While men in the study did report higher levels of sexual desire than their female partners, what was more striking was that across all three studies men consistently underestimated their partner’s desire. The researchers are not sure why men’s perceptions were so frequently off but they have at least two theories.

First, as Amy Muise, the lead author on the study, told Fusion via email it might be about avoiding complacency: “We don’t know exactly what men do when they underperceive, but it’s possible that this keeps them from becoming lazy about maintaining their partner’s interest.”

Alternatively, men may perceive less desire from their partners as a way to avoid sexual rejection. This is supported by the additional finding that men were particularly likely to underestimate their partner’s desire on days when they felt ill-equipped to handle rejection.

Of course, it could just be that men have been trained by every television show, movie, and magazine to believe that women just don’t want sex as much as they do.

No matter where the misperception comes from, the results of this study once again point out how important it is for couples to communicate openly and honestly about what they want and how often they want it.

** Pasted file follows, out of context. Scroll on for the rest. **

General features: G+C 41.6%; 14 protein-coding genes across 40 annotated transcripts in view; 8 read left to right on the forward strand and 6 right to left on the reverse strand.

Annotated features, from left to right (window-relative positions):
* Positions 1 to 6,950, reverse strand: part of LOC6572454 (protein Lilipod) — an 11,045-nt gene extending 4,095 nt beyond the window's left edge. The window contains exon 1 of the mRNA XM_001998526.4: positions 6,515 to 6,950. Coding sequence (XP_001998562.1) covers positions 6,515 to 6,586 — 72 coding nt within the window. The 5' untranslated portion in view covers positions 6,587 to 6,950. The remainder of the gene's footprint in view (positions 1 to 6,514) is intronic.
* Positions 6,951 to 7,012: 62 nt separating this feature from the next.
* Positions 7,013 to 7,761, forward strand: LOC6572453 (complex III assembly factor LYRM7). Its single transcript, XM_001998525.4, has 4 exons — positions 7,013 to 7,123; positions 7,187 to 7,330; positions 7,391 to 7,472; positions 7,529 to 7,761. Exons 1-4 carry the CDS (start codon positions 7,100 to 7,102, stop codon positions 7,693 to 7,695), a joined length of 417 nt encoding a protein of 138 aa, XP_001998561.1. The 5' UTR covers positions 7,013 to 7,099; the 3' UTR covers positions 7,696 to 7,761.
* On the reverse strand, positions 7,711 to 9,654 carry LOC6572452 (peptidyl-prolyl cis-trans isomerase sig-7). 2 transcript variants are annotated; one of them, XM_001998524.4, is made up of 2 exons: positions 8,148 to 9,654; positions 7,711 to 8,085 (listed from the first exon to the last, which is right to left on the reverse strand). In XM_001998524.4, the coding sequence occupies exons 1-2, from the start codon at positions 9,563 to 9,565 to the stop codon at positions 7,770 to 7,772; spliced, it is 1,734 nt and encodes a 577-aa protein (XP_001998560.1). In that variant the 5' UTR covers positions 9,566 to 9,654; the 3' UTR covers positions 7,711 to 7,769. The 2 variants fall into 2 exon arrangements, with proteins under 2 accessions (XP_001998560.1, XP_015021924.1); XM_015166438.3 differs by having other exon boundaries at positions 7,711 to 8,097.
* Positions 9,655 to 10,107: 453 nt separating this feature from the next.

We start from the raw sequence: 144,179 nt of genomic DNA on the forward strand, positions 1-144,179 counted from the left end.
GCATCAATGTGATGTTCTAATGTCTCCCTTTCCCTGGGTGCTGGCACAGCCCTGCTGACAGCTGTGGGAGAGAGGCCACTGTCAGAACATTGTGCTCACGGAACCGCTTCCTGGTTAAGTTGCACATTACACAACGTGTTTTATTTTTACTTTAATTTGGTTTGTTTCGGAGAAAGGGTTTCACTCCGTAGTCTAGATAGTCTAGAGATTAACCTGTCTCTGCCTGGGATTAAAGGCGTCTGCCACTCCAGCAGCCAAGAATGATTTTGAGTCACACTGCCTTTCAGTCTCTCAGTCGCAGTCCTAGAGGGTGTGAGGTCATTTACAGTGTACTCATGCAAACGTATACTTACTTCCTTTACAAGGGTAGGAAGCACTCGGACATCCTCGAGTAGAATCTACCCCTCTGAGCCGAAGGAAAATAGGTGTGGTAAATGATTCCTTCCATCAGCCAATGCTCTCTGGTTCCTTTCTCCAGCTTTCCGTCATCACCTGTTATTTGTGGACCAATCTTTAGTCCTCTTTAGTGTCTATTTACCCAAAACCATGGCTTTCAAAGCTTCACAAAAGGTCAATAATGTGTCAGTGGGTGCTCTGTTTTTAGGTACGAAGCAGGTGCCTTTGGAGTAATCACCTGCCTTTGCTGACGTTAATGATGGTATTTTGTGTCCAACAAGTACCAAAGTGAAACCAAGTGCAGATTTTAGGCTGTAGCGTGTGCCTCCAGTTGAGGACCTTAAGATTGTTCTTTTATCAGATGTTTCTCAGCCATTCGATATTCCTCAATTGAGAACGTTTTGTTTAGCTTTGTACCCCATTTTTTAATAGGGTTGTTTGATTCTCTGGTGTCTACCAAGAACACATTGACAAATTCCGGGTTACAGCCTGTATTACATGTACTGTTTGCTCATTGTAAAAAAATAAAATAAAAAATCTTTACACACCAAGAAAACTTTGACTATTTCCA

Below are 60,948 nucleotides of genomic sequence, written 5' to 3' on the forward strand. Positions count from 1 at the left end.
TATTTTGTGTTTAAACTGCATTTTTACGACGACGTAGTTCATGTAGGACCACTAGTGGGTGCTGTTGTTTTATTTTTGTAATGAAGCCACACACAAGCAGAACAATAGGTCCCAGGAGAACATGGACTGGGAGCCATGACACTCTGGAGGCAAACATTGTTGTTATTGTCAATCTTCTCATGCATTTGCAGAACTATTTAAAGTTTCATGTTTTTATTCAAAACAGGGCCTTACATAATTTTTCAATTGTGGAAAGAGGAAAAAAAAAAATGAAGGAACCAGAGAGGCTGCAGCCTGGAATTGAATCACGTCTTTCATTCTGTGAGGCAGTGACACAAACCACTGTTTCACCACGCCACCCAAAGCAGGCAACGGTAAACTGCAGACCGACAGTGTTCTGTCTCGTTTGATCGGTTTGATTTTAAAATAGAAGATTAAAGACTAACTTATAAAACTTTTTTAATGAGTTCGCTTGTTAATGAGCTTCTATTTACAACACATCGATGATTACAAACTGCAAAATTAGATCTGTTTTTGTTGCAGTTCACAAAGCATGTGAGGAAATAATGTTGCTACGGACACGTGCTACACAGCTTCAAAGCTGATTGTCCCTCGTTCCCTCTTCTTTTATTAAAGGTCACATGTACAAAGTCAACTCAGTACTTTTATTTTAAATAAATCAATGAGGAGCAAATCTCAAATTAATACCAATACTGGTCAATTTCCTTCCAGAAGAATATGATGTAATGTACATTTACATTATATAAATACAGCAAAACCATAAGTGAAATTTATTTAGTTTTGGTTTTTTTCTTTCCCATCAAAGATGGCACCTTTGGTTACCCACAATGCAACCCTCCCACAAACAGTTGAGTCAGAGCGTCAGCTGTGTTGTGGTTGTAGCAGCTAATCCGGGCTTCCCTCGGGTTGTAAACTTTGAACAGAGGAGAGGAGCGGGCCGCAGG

Bud Light Ad Celebrates Same-Sex Marriage

While Budweiser ads of the past seem to have mostly celebrated bikini-clad women and Clydesdale horses, a new ad released in honor of LGBT Pride Month takes a big turn for the beer company. The ad depicts scenes of a wedding and features actor Seth Rogan and comedienne Amy Schumer leading a beer-bottle toast to the groom and the groom.

The company said in a press release: “June is the height of wedding season, and it is also LGBT Pride [M]onth in America. That’s why right now is the time to spark a national conversation by celebrating every kind of wedding—and everyone’s right to marry whoever they choose.”

The ad was released in partnership with Ellen DeGeneres and first appeared on her social media channels. The company will continue to air the ad on social media and plans a primetime television airing as well.

Gwyneth Paltrow’s Goop Suggests a Gold-Plated Vibrator

You may remember when Goop, the lifestyle site launched by Oscar-winning actress Gwyneth Paltrow, suggested steam-cleaning vaginas with the herb multwort, a practice that was roundly criticized by experts as unnecessary (the vagina cleans itself) and potentially dangerous (steam is hot). Goop made news again recently with a sexual-health suggestion that may be good for vaginas, but not so great for bank accounts.

Suggested on the website’s list of favorite sex toys was the LELO INEZ, a 24-karat gold vibrator that costs $15,000. Other pricey toys included a whip for $535 and a vibrating necklace for $395.

We here at This Week in Sex are all for sex toys. But we want to assure you that there a lot of good sex toys out there that won’t break the bank. You should be able to find some reliable toys for between $35 and $65 and even less, if you want to visit a local pharmacy and find vibrating rings (which, as an added bonus, are often packaged with a condom).